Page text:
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Home > Global Health Literature Digest > Routine Voluntary HIV
Routine voluntary HIV testing in Durban, South Africa: the experience from an outpatient department
Global Health Sciences Literature Digest
Published December 11, 2007
Journal Article

Bassett IV, Giddy J, Nkera J, Wang B, Losina E, Lu Z, Freedberg KA, Walensky RP. Routine voluntary HIV testing in Durban, South Africa: the experience from an outpatient department. J Acquir Immune Defic Syndr. 2007 Oct 1;46(2):181-6.

Objective

To evaluate the yield of a routine voluntary HIV testing program compared with traditional provider-referred voluntary counseling and testing (VCT) in a hospital-affiliated outpatient department (OPD) in Durban, South Africa.

Study Design

A prospective cross-sectional comparison of two observational groups: a 14-week "standard of care" period in which OPD physicians referred patients for VCT, followed by a 12-week "intervention" period during which all patients registered at the OPD were given an educational intervention and offered a rapid HIV test at no charge.

Setting

McCord Hospital in Durban, South Africa is an urban medical center located in KwaZulu Natal, the South African province with the highest HIV prevalence. The hospital's OPD population is approximately 70% black African Zulu speakers, approximately 20% Indian patients, and approximately 10% white patients. Approximately 40% of patients are repeat visitors to the OPD and receive their regular outpatient care there; the rest of the patients present episodically or for a single visit. Patients pay a fee for medical care in the OPD; during the study period, this fee was 140 South African Rand (ZAR), or (~$19.26 in 2005 US dollars). McCord Hospital has an HIV treatment clinic that became a President's Emergency Plan for AIDS Relief (PEPFAR)-funded ARV treatment site in July 2004; ARV availability did not change significantly over the course of the study. The VCT site is located in the hospital complex, about 300 yards from the OPD, and requires a new queue and small fee (25 ZAR or ~$3.60 if referred from the OPD; 50 ZAR or ~$7.10 if self-referred). This site is also used for counseling of CD4 count results and psychosocial assessment prior to initiation of ARVs.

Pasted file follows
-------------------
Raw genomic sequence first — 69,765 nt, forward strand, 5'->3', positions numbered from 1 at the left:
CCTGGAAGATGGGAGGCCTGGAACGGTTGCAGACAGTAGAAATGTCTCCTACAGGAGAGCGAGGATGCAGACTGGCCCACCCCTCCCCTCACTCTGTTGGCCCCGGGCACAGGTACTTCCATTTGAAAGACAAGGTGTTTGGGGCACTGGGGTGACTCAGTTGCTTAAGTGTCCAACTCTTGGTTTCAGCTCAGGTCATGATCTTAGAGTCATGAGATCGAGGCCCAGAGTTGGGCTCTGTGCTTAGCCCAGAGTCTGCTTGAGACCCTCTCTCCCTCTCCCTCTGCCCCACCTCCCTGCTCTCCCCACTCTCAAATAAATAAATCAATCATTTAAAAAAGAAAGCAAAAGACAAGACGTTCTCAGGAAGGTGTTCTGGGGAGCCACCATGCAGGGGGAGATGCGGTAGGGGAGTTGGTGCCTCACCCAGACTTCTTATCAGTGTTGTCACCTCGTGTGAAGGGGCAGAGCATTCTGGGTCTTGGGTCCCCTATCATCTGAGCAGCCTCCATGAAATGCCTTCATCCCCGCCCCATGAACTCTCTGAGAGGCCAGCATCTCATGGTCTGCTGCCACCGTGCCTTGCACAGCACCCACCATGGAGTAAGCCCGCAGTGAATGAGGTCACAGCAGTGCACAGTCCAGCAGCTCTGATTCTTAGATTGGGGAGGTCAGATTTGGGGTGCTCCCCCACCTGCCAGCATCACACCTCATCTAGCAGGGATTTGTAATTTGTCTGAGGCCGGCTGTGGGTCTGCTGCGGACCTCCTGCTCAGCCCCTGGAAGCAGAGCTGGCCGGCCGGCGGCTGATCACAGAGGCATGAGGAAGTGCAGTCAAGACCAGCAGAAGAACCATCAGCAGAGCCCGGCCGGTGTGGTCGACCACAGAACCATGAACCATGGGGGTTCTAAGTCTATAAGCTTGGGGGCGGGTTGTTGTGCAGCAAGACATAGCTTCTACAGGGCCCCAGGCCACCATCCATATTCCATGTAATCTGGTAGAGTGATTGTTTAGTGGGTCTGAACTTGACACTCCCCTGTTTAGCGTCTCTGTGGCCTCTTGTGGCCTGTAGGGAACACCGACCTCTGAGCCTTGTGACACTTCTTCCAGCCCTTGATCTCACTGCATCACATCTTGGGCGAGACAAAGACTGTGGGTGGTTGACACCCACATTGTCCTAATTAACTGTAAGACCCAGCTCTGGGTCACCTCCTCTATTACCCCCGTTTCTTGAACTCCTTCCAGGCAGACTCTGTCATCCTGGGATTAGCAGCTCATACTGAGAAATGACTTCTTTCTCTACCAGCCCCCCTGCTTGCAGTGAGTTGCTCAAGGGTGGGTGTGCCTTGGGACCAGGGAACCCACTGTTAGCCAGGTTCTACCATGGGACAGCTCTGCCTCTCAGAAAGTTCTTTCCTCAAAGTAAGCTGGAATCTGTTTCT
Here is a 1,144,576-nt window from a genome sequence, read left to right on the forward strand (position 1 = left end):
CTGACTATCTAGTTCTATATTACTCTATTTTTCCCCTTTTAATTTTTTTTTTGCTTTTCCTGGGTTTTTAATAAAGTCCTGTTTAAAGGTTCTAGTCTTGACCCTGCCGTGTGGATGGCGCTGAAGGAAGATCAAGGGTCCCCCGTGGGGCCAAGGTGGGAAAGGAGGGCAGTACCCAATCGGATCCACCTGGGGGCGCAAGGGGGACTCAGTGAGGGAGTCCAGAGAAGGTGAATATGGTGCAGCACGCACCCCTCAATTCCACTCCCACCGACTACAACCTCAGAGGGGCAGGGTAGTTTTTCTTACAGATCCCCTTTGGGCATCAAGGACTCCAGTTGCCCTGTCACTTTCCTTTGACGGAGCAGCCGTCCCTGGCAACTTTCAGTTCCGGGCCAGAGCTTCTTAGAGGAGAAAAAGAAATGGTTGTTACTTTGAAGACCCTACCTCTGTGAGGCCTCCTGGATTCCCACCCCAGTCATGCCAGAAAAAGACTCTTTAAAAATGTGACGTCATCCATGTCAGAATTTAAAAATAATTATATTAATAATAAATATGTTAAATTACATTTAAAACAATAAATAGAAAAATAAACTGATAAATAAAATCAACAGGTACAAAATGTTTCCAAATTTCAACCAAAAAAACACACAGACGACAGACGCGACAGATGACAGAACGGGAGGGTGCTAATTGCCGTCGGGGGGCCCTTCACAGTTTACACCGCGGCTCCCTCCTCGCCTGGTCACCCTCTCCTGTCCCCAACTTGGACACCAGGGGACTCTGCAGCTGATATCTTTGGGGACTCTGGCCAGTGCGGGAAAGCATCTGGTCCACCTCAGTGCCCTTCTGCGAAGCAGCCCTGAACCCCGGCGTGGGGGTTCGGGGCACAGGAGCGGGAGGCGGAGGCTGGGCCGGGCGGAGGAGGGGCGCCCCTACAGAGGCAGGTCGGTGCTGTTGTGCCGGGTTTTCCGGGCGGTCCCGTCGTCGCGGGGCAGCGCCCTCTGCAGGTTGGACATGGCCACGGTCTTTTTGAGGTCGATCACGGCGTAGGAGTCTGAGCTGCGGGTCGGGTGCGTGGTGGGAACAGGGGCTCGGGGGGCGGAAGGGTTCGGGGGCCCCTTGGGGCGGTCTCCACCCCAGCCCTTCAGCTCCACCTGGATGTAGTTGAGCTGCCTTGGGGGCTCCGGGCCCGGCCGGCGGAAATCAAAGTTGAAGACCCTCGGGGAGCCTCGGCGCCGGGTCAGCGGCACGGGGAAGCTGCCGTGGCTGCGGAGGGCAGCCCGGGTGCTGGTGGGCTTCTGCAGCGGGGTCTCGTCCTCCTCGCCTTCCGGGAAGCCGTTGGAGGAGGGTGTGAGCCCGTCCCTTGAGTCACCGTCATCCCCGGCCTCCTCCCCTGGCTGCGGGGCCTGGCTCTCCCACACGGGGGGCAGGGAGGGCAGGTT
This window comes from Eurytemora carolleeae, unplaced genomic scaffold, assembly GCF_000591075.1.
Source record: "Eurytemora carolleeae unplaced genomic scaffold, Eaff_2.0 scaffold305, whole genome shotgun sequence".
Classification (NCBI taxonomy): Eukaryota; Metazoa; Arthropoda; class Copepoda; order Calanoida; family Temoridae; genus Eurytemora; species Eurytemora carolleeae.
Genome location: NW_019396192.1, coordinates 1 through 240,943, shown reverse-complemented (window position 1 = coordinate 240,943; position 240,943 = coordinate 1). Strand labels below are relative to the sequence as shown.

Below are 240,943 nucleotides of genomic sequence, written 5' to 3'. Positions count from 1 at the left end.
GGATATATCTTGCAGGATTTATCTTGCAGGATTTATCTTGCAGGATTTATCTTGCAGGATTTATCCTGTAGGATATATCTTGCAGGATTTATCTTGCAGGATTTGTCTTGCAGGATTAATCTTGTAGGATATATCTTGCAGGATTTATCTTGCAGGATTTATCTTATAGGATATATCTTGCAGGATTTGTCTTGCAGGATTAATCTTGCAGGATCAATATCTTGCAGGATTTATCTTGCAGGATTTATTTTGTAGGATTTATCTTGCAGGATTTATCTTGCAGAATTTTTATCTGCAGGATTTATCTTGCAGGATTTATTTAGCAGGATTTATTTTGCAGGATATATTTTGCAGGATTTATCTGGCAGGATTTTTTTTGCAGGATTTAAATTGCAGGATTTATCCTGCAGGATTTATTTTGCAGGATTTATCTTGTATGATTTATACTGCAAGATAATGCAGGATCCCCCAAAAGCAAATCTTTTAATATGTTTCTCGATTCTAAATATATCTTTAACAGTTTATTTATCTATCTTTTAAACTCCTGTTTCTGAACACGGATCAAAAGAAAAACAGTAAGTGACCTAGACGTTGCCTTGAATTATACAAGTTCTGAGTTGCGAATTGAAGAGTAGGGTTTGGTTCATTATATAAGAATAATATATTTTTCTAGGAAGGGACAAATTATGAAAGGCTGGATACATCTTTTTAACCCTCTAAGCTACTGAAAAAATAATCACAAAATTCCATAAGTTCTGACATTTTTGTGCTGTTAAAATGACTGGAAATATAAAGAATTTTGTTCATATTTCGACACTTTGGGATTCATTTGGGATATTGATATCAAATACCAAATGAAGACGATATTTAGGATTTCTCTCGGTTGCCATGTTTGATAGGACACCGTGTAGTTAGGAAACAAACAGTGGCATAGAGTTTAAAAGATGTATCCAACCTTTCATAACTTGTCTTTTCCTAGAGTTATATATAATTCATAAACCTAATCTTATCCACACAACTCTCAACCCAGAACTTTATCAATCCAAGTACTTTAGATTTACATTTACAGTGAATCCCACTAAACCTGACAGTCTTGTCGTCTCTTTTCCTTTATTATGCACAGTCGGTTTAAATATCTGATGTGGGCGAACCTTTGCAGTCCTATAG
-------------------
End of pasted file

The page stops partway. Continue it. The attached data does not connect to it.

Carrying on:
Participants

Adults 18 years or older in the OPD. In the intervention period, adults were approached from the urgent care side (as opposed to the emergent side) of the OPD because they were capable of consenting and ambulating to a private counseling room.

Intervention